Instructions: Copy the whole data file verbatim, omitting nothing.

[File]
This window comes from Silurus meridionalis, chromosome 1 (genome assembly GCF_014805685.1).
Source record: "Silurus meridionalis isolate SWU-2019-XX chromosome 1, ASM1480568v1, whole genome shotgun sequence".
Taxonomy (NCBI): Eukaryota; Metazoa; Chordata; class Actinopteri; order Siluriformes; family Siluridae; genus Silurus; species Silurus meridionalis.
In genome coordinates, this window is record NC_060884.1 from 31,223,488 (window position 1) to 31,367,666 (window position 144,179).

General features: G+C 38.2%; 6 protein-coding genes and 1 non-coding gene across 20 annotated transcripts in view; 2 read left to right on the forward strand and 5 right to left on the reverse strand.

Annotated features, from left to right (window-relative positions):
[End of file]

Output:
This window comes from Silurus meridionalis, chromosome 1 (genome assembly GCF_014805685.1).
Source record: "Silurus meridionalis isolate SWU-2019-XX chromosome 1, ASM1480568v1, whole genome shotgun sequence".
Taxonomy (NCBI): Eukaryota; Metazoa; Chordata; class Actinopteri; order Siluriformes; family Siluridae; genus Silurus; species Silurus meridionalis.
In genome coordinates, this window is record NC_060884.1 from 31,223,488 (window position 1) to 31,367,666 (window position 144,179).

General features: G+C 38.2%; 6 protein-coding genes and 1 non-coding gene across 20 annotated transcripts in view; 2 read left to right on the forward strand and 5 right to left on the reverse strand.

Annotated features, from left to right (window-relative positions):